My memory is a bit foggy. But yesterday afternoon a group of New York Harbor waterbloggers got together at Pier 66 on the west side of Manhattan. In attendance were Barbara from Going Coastal; Karen and Brian from Movable Bridge; Harry and Nancy from Hudson Kayaker; Christina from Bowsprite; and Will from Tugster. Let's just say that I am a little dehydrated this morning. It was a fun afternoon (and evening) and it was great to actually meet and speak with some of my fellow waterbloggers. With the skyline of Manhattan at our backs, we drank beer and watched the activity on the river. Pier 66 is a fantastic piece of waterfront property that includes the Frying Pan lightship and the John J Harvey fireboat. Unfortunately, I learned that my photography skills deteriorate sharply with each pint of beer consumed. The conversation for the first few hours focused mostly on blogging, but it eventually devolved into lowbrow discussions about tattoos, scars, and body hair. Christina from Bowsprite is a riot! I could get in a lot of trouble hanging out with her. I have no idea what time it was when we all left. It was that type of party. YouTube: Show Me The Way To Go Home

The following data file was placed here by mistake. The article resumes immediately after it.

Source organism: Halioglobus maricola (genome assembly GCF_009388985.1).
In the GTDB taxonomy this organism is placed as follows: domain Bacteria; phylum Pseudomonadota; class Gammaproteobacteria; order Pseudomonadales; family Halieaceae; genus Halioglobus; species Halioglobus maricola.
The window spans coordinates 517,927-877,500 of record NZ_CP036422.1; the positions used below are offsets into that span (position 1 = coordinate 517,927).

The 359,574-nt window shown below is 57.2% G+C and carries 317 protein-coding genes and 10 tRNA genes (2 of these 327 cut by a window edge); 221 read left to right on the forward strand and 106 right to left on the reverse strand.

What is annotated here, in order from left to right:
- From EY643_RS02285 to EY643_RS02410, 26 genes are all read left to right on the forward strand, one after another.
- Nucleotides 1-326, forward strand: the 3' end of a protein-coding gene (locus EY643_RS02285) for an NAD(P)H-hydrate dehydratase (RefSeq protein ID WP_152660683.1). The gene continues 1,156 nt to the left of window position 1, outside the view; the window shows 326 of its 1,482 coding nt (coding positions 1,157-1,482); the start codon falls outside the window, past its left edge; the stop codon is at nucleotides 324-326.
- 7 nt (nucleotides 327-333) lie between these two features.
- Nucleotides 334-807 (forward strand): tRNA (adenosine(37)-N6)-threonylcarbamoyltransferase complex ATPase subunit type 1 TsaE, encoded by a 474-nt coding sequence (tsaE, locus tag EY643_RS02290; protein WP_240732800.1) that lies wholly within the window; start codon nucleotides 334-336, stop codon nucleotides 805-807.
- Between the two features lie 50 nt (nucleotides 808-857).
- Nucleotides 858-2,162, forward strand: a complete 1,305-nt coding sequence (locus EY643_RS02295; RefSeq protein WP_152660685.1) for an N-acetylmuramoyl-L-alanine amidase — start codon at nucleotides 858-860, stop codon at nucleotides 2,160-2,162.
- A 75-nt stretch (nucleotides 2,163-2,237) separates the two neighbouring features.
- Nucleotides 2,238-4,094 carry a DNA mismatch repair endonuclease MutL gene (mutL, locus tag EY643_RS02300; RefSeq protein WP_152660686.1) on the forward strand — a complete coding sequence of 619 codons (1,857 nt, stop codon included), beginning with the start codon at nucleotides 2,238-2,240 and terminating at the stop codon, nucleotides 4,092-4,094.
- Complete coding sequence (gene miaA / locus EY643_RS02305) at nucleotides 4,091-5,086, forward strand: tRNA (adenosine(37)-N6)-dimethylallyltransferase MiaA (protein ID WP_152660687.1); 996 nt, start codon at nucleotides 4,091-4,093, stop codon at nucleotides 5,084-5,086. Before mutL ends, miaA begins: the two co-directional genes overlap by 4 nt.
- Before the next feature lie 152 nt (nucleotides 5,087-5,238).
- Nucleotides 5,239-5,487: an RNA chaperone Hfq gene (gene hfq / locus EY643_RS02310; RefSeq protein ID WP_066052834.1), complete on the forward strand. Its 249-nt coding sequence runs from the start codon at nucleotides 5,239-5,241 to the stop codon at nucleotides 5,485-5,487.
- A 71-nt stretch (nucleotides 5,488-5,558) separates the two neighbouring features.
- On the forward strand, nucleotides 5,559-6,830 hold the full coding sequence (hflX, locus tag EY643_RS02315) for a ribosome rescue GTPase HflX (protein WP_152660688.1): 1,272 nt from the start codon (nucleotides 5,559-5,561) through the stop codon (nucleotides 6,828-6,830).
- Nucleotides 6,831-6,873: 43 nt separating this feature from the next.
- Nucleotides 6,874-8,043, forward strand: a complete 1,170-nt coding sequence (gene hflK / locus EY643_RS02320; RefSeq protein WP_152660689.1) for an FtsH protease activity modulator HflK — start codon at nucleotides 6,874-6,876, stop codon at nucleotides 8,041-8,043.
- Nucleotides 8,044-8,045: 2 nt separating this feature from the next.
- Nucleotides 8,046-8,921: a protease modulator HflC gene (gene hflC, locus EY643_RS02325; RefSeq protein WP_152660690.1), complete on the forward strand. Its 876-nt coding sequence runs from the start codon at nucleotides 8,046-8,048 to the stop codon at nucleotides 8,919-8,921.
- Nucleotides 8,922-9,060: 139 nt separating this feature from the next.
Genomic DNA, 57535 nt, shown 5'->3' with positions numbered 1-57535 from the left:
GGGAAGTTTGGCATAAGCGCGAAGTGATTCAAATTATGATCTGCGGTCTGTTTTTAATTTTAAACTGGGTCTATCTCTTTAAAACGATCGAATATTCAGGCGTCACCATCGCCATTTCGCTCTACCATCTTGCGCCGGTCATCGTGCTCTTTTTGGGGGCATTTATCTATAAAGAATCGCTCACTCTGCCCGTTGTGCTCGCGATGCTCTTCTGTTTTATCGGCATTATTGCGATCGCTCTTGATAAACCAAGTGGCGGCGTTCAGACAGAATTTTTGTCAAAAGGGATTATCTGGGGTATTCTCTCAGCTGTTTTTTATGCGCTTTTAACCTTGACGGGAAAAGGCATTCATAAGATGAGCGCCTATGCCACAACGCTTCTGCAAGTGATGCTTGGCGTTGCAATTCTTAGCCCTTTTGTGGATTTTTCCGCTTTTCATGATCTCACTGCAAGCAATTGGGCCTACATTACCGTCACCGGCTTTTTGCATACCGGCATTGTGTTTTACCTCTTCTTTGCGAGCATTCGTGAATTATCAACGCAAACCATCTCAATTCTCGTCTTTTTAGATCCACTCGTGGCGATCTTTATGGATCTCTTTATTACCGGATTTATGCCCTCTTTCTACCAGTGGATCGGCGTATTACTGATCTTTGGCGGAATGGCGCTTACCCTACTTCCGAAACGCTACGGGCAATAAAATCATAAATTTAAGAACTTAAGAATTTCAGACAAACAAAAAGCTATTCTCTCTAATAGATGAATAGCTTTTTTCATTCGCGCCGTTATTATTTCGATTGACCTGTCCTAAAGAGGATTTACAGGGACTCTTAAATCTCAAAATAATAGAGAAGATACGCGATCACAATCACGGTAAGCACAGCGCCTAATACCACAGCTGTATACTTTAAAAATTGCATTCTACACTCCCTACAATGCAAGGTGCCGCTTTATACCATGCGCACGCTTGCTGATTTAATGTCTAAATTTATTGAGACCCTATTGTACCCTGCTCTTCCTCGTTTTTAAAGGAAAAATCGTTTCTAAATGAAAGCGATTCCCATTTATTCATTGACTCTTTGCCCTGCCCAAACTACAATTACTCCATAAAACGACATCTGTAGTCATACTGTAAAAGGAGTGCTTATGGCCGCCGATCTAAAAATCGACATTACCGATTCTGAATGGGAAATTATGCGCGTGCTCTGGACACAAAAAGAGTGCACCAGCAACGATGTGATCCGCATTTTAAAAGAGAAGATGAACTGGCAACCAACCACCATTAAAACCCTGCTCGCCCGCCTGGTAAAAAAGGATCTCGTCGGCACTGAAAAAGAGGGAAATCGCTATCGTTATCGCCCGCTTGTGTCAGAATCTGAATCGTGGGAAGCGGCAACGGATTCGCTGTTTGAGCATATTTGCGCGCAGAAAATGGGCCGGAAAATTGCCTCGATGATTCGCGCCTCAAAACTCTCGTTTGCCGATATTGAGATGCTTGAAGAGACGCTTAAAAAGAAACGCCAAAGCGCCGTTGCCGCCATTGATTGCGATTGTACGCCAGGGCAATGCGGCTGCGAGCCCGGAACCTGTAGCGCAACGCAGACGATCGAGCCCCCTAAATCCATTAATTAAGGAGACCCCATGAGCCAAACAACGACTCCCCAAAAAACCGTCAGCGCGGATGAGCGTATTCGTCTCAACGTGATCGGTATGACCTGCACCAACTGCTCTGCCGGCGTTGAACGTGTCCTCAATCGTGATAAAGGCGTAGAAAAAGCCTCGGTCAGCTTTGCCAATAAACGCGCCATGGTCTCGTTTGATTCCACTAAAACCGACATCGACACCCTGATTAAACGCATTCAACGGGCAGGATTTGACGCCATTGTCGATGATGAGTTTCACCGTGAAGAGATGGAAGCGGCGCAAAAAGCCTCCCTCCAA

Saturday, May 16, 2009

Fog Happens....

Compared to Maine and the Canadian Maritimes, fog in Long Island Sound is relatively mild. But we do get our fair share of it this time of year. As a warm air mass moves over the cooler water, the water vapor condenses and fog develops. Water temperatures in the Sound are presently between 50 and 60 degrees while the air temperature has been in the 60's and 70's. This photo was taken along the Mystic River on Thursday morning. By 11 AM the fog had cleared and visibility seemed endless.

Friday, May 8, 2009

Up Before Sunrise

Jack's Bait & Tackle, City Island 5:13 AM, April 2009

Thursday, May 7, 2009

Springtime On The Connecticut River

Ida May Oyster Boat